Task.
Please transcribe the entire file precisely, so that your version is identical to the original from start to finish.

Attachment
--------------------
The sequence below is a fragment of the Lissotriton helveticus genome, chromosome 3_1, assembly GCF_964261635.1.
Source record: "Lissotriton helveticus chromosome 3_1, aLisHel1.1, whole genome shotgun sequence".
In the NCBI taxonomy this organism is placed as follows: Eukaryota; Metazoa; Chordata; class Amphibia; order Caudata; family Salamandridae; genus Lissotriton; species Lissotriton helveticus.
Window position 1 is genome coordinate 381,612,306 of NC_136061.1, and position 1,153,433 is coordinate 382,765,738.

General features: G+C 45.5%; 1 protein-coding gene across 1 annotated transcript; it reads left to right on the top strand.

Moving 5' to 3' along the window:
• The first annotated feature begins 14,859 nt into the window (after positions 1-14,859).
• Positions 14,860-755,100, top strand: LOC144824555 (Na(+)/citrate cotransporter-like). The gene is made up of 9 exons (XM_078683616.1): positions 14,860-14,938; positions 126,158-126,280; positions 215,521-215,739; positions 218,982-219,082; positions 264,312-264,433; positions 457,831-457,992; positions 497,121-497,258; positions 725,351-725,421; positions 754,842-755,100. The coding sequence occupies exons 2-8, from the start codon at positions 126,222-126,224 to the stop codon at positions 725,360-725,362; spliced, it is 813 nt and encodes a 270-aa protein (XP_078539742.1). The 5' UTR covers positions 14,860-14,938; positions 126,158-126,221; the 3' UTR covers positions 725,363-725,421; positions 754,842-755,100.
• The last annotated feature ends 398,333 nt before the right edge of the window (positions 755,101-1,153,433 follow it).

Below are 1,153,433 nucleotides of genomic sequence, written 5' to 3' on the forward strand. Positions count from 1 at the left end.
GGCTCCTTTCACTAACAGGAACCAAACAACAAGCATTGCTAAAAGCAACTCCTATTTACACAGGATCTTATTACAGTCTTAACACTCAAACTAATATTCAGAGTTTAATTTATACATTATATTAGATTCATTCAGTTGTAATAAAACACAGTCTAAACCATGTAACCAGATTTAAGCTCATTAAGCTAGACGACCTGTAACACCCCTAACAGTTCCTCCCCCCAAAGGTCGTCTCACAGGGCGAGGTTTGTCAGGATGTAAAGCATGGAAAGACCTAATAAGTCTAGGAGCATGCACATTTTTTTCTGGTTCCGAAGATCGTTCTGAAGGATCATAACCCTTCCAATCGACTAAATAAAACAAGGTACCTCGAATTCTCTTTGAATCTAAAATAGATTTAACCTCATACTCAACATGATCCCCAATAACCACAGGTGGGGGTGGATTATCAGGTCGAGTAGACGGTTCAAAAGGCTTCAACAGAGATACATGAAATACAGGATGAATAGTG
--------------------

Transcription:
The sequence below is a fragment of the Lissotriton helveticus genome, chromosome 3_1, assembly GCF_964261635.1.
Source record: "Lissotriton helveticus chromosome 3_1, aLisHel1.1, whole genome shotgun sequence".
In the NCBI taxonomy this organism is placed as follows: Eukaryota; Metazoa; Chordata; class Amphibia; order Caudata; family Salamandridae; genus Lissotriton; species Lissotriton helveticus.
Window position 1 is genome coordinate 381,612,306 of NC_136061.1, and position 1,153,433 is coordinate 382,765,738.

General features: G+C 45.5%; 1 protein-coding gene across 1 annotated transcript; it reads left to right on the top strand.

Moving 5' to 3' along the window:
• The first annotated feature begins 14,859 nt into the window (after positions 1-14,859).
• Positions 14,860-755,100, top strand: LOC144824555 (Na(+)/citrate cotransporter-like). The gene is made up of 9 exons (XM_078683616.1): positions 14,860-14,938; positions 126,158-126,280; positions 215,521-215,739; positions 218,982-219,082; positions 264,312-264,433; positions 457,831-457,992; positions 497,121-497,258; positions 725,351-725,421; positions 754,842-755,100. The coding sequence occupies exons 2-8, from the start codon at positions 126,222-126,224 to the stop codon at positions 725,360-725,362; spliced, it is 813 nt and encodes a 270-aa protein (XP_078539742.1). The 5' UTR covers positions 14,860-14,938; positions 126,158-126,221; the 3' UTR covers positions 725,363-725,421; positions 754,842-755,100.
• The last annotated feature ends 398,333 nt before the right edge of the window (positions 755,101-1,153,433 follow it).

Below are 1,153,433 nucleotides of genomic sequence, written 5' to 3' on the forward strand. Positions count from 1 at the left end.
GGCTCCTTTCACTAACAGGAACCAAACAACAAGCATTGCTAAAAGCAACTCCTATTTACACAGGATCTTATTACAGTCTTAACACTCAAACTAATATTCAGAGTTTAATTTATACATTATATTAGATTCATTCAGTTGTAATAAAACACAGTCTAAACCATGTAACCAGATTTAAGCTCATTAAGCTAGACGACCTGTAACACCCCTAACAGTTCCTCCCCCCAAAGGTCGTCTCACAGGGCGAGGTTTGTCAGGATGTAAAGCATGGAAAGACCTAATAAGTCTAGGAGCATGCACATTTTTTTCTGGTTCCGAAGATCGTTCTGAAGGATCATAACCCTTCCAATCGACTAAATAAAACAAGGTACCTCGAATTCTCTTTGAATCTAAAATAGATTTAACCTCATACTCAACATGATCCCCAATAACCACAGGTGGGGGTGGATTATCAGGTCGAGTAGACGGTTCAAAAGGCTTCAACAGAGATACATGAAATACAGGATGAATAGTG